Thanks for reading! If you don’t know me, I’m a graphic designer from Belfast, chronicling my journey into building a graphic design career. If you enjoyed this post, or any others, follow me on Instagram or Twitter, or if you really want, hire me!
Just last week Apple posted a number of ads on their Youtube channel looking at workflows on the new iPad Pro. It’s a brilliant series of short videos. They are short and to the point, and pay homage to a series of great apps, many of which are not even Apple’s.
What’s even cooler is the behind that scenes video that shows that the ads themselves were actually shot and edited on iPad Pro, and so was the behind the scenes video too.
While the videos themselves are cool, and the workflows they show are unique, they are also a clear indicator that great work can be produced on iPad with the right attitude. This mentality is at the heart of the iPad, and the reason why we haven’t seen many ‘pro’ apps from Apple themselves. I think these ads showcase that just because they could make iPad more like a typical computer, doesn’t mean they should. Apple see the way an iPad works as fundamentally different to what we know of computers so far. They see a device that you use to directly interact with, to mark up documents with Apple Pencil instead of adding ‘notes’ like we’re used to, or create a presentation that has your own handwriting instead of something from the listed fonts. They see a device that you scan your documents and receipts directly. They see a device that AR can open up new potential for how you can interact with your home or workplace, They see a device that lets you record and publish a podcast from just about anywhere in the world.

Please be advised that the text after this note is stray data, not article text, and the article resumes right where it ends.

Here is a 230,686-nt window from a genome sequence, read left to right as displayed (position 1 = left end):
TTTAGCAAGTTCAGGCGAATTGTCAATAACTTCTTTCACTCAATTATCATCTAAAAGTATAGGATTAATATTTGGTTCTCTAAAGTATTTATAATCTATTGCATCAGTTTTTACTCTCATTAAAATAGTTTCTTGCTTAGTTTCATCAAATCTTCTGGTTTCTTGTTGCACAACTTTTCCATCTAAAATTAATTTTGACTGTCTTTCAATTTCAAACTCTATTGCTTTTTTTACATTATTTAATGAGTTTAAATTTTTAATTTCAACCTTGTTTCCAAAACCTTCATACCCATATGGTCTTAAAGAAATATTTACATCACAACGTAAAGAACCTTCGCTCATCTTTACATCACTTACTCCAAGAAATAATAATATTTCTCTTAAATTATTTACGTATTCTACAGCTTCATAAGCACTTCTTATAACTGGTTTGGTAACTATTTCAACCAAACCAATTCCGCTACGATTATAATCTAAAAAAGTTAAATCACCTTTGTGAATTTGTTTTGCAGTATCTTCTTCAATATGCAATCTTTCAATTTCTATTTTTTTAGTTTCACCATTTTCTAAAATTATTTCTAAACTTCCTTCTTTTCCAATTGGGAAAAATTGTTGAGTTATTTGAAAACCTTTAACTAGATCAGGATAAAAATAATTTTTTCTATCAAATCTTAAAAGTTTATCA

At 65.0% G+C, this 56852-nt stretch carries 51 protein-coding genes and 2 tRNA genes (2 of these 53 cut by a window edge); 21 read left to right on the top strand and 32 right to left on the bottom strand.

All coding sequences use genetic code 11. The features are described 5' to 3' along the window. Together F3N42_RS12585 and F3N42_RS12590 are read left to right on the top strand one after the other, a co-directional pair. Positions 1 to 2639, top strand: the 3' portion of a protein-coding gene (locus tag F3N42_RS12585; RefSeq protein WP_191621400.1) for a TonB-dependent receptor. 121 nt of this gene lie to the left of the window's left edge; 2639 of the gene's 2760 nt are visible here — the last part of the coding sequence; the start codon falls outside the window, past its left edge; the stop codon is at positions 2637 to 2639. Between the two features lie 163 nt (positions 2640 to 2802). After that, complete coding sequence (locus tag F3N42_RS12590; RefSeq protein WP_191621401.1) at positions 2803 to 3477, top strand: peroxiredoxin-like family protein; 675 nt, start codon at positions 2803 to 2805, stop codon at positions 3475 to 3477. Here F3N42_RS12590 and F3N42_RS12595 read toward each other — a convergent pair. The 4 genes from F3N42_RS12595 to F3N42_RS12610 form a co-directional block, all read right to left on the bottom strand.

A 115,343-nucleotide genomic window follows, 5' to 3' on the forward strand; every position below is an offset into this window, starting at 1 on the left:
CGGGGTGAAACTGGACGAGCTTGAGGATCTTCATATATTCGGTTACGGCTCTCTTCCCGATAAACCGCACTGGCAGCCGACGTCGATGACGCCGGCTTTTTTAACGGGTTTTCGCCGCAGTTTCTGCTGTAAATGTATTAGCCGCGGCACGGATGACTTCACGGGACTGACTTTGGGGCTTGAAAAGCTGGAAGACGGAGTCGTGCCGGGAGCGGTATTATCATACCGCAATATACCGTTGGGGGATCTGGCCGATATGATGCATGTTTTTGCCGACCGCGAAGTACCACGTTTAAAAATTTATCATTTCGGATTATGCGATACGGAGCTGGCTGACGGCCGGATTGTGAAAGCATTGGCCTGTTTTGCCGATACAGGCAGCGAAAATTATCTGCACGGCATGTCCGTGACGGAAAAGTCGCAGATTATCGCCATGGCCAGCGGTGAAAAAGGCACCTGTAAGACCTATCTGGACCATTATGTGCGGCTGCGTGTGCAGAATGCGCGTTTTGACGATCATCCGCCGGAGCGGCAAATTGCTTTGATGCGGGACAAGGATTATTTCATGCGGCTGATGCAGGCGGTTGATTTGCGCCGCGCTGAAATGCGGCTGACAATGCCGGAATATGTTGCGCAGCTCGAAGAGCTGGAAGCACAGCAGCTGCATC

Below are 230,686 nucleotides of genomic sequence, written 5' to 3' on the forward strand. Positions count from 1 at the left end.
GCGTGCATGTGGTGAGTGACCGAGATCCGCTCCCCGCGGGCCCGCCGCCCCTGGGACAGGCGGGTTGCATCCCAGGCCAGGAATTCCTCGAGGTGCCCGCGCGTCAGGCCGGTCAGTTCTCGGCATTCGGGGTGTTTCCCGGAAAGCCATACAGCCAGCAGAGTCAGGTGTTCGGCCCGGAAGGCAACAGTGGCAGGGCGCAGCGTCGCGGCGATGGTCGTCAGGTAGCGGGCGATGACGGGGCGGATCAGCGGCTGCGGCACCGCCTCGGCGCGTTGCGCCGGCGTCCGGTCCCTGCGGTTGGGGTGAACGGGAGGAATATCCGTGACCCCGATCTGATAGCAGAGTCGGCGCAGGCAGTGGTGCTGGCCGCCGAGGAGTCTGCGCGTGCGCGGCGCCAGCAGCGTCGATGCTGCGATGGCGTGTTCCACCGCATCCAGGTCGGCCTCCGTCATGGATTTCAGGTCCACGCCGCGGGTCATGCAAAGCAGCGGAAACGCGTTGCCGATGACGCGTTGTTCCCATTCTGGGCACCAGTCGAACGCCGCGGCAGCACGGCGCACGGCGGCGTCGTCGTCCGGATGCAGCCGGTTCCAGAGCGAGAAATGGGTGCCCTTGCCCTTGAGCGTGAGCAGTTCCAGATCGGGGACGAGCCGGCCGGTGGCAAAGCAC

To be clear, I’m not saying that these are the best ways to do any of these things, that will depend on the person doing those tasks. I look at it like this: I am quite computer savvy compared to most, but I wouldn’t really know where to start if I wanted to to record and publish a podcast on my Mac. I feel like there is a thousand different ways to do it, and everyone will have their own opinions of what ones to use, and what tools I should be using to maximise quality. It’s daunting and overwhelming and in my opinion kills creativity. With an iPad, that process feels substantially simpler. I may not get the finest controls and tools for adjusting and maximising audio quality, but rather the tools get out of the way and let me record, edit and publish a podcast easily. I can spend more time thinking about the work that I want to put out than how I’m going to put it out.
”The democratisation of tools” as they say in the behind the scenes video, may be the best description of what I think Apple are trying to achieve with iPad, and why I love using it.